Zurich is building a house for art...
…and has been for quite some time. More than a century separates the opening of the first building on Heimplatz from the completion of the new extension. Many things have changed during that period.
A new gateway to art is opening up
The extension to Zurich’s Kunsthaus is soon to be inaugurated. The timing is perfect: we are living in an age in which art has become increasingly important.
Sir David Chipperfield’s construction reflects that fact. Yet it did not come about overnight: it has been 20 years in the planning. The vision of a “New Kunsthaus” came with a master plan and business plan. This was a prudent move: with an investment of this size that will permanently transform a neighbourhood in the heart of the city, people want to know what they are letting themselves in for. Zurich’s electorate voted in favour of the proposal in 2012, enabling the vision to become a reality.
Heimplatz takes centre stage
With the extension now complete, the Kunsthaus is more engaged than ever in dialogue with leading international museums. It comes as no surprise, therefore, that the dimensions of Chipperfield’s new building rival those of the historically developed museum complex on the other side of the square.
As you walk from the university to the Kunsthaus, the extension is simply impossible to overlook. But the change of scale is necessary, because the value now accorded to art necessitates a fittingly grand setting for it. The completion of the construction project is a good opportunity to look back at the development of the Kunsthaus.
A long history
In comparison with its current grandeur, the beginnings of the Kunsthaus are modest. The story starts in 1813, when the Zürcher Künstlergesellschaft acquires a plot of land close to what is now the university. The first exhibition building is constructed on the “Künstlergütli” in 1847. Some years later, Zurich’s cultural facilities extend to a further location: the Künstlerhaus, which opens in 1895 on Talstrasse opposite the stock exchange.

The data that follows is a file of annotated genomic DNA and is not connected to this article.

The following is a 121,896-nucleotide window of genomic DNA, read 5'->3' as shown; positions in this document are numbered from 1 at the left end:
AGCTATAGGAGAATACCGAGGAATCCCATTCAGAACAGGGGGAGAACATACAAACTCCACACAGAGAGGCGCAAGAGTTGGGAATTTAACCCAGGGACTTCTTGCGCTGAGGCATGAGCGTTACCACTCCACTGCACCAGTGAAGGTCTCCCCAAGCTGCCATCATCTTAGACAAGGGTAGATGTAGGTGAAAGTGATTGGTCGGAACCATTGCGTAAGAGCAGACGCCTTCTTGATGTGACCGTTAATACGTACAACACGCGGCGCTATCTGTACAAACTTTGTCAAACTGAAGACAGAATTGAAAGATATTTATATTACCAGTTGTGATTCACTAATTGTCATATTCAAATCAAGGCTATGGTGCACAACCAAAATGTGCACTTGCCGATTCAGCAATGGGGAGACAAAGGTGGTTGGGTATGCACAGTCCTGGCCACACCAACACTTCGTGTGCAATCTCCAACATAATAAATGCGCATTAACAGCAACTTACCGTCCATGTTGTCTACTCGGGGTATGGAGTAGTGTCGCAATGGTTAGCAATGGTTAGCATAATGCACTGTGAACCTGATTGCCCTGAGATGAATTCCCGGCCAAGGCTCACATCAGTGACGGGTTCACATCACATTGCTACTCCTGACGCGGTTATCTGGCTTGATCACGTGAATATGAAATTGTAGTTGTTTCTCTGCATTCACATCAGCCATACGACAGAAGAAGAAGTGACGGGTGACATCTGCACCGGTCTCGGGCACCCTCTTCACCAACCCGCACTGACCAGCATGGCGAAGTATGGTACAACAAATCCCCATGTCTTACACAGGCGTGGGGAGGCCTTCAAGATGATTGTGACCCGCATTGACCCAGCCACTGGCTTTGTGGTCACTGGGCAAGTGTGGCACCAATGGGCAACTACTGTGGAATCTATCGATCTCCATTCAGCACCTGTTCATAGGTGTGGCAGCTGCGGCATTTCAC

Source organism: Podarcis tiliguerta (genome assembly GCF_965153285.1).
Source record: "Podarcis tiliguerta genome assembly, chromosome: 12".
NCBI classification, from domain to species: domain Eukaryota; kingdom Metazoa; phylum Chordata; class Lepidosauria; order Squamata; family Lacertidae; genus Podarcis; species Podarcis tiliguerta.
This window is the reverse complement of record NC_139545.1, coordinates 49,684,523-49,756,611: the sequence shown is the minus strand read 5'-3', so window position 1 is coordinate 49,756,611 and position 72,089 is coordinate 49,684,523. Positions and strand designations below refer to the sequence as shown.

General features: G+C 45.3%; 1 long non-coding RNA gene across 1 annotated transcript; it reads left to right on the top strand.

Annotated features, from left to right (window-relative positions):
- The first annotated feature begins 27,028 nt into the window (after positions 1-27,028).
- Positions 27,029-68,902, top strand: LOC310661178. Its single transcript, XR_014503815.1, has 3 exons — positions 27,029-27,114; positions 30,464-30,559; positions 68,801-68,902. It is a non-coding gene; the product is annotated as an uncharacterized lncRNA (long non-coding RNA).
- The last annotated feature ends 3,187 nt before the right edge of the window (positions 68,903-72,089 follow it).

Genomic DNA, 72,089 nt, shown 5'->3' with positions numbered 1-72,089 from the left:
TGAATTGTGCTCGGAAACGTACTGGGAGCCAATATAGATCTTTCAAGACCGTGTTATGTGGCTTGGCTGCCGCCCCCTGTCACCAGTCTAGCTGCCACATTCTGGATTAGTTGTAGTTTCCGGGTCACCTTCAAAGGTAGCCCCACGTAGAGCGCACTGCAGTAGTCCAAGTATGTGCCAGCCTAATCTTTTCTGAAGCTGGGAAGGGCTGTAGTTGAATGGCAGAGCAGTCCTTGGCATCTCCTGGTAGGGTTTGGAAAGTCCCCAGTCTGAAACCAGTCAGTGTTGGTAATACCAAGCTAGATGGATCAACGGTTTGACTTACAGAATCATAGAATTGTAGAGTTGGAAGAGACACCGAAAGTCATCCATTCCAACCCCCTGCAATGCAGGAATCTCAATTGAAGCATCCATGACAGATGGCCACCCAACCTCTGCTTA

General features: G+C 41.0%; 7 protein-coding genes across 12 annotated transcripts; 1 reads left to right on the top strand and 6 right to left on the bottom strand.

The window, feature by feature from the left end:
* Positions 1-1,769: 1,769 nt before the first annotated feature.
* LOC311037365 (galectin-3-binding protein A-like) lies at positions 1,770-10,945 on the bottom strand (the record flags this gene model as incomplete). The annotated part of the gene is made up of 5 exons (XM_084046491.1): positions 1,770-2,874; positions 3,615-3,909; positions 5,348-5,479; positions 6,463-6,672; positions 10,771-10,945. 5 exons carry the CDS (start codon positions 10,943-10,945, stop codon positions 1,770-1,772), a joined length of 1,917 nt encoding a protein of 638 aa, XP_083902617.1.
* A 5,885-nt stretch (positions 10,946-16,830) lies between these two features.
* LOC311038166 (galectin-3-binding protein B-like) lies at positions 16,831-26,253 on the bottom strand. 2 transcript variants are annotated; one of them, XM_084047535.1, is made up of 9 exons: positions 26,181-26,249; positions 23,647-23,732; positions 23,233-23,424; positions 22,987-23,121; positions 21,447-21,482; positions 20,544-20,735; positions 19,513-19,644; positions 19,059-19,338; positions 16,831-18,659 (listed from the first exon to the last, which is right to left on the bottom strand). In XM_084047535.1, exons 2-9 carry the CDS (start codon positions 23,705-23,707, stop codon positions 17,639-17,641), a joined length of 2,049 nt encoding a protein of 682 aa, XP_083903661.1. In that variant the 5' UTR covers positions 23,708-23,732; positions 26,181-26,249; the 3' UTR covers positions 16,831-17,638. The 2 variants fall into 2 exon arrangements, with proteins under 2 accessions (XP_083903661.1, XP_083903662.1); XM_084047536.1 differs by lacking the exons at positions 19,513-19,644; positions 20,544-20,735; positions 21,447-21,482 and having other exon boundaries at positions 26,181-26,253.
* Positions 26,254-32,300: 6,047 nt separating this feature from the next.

Behind the two constructions are a pair of associations that merge in 1896 to form the Zürcher Kunstgesellschaft, the patron association of today’s Kunsthaus. The occasional coexistence of two institutions is nothing unusual; elsewhere, the young generation of artists comes together in “secessions”, such as the one in Vienna. So Zurich is in fact catching up with the latest developments – a sign that the city is evolving both economically and culturally.
Zurich makes a statement
The urban transformation of Zurich that this entails spells the end for the two preceding buildings. In their place comes Karl Moser’s Kunsthaus on Heimplatz. The city supplies the land and pays part of the construction costs, a recognition that a museum of this kind is an essential part of the cityscape. The building is inaugurated in 1910.
The architecture features a stylistic transition that suggests reform rather than revolution. Moser employs traditional design elements, but he has simplified them, while the differing appearance of the tall main building and the flat exhibition wing underscores, rather than downplays, their distinct functions.
It is not until later that Moser makes the final switch to modernism, with clear lines and a move away from echoes of historical building forms. This can be seen in his plans for annexes to the Kunsthaus; though only a small extension to the rear is actually built, in 1925.